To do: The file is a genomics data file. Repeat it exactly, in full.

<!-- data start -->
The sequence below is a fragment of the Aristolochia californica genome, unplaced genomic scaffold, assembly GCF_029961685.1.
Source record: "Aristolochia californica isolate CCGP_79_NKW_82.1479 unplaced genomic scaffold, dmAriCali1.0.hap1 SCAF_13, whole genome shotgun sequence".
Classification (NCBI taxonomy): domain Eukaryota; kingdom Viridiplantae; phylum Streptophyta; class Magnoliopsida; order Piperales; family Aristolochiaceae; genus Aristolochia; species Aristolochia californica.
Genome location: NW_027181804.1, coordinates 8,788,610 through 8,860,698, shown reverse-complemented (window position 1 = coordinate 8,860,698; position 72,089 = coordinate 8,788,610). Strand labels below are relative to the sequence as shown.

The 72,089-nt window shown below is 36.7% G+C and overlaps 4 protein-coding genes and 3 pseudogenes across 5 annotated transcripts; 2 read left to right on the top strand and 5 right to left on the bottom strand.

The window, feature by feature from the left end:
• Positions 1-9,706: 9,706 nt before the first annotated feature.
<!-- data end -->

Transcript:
The sequence below is a fragment of the Aristolochia californica genome, unplaced genomic scaffold, assembly GCF_029961685.1.
Source record: "Aristolochia californica isolate CCGP_79_NKW_82.1479 unplaced genomic scaffold, dmAriCali1.0.hap1 SCAF_13, whole genome shotgun sequence".
Classification (NCBI taxonomy): domain Eukaryota; kingdom Viridiplantae; phylum Streptophyta; class Magnoliopsida; order Piperales; family Aristolochiaceae; genus Aristolochia; species Aristolochia californica.
Genome location: NW_027181804.1, coordinates 8,788,610 through 8,860,698, shown reverse-complemented (window position 1 = coordinate 8,860,698; position 72,089 = coordinate 8,788,610). Strand labels below are relative to the sequence as shown.

The 72,089-nt window shown below is 36.7% G+C and overlaps 4 protein-coding genes and 3 pseudogenes across 5 annotated transcripts; 2 read left to right on the top strand and 5 right to left on the bottom strand.

The window, feature by feature from the left end:
• Positions 1-9,706: 9,706 nt before the first annotated feature.